The earlier statement assigns a value of 1 to the variable V1.
)SET V2 = &V1 + 3
The earlier statement calculates and assigns the calculated value to the variable V2. As V1 holds a value of 1, V2 will be assigned with a value of 4.
CM statements can be used to add comments in a skeleton so that the flow can be easily followed.
TB statements are used to introduce tabs in the data records marked by special character '!'.
)TB value1 value2 … value5 value1, value2 are tab / data positions
Data position denotes the position where data should begin.
Tab position denotes the position where tab should begin.
A value specified in )TB command will be called as a tab position, if the value marks a position immediately after the end of data. Otherwise, it will be treated as a data position.
Any position that follows a tab position is a data position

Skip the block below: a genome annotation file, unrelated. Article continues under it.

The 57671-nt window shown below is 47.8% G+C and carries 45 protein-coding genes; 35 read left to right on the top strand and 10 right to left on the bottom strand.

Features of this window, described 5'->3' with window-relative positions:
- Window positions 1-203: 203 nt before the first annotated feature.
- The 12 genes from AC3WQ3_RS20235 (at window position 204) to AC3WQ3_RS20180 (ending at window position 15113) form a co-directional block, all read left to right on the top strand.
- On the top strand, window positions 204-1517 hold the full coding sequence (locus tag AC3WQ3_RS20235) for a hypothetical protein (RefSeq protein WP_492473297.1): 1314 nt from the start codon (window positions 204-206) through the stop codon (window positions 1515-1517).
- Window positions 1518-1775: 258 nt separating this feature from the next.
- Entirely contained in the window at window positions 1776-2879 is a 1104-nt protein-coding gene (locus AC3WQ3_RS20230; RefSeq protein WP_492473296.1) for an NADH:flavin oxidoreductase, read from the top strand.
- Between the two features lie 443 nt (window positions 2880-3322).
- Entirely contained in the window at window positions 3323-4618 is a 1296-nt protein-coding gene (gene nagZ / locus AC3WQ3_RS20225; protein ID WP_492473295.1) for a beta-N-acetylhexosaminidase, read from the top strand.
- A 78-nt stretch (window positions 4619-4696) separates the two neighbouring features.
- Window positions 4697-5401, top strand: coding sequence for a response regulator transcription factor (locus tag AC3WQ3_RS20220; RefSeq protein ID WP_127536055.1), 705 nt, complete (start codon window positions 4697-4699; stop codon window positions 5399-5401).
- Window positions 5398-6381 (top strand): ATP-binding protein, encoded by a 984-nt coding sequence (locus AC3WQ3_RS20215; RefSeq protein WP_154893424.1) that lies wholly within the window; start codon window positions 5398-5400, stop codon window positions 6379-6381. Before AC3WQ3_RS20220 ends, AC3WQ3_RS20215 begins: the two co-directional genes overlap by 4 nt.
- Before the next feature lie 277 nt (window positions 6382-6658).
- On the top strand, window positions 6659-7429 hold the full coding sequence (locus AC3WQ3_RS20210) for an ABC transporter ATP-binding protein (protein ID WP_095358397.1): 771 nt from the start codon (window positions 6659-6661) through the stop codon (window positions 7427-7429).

Things to be taken care of:
Positions specified should be in ascending order.
A position should start after allowing enough space for preceding data.
)TB 6 9 56789!0123
Here number of characters before '!' is 5 and the immediate next position i.e. 6 will be referred to as tab position.
In the above example, 6 is tab position and 9 is data position. After file-tailoring, above example will result in 56789…0123.
)TB 6 9 15 56789!012!32
In the above example, 6 is a tab position where as 9 and 15 are data positions. Here 15 is not a tab position as it doesn‘t equal the immediate next position (after first tabbing is applied).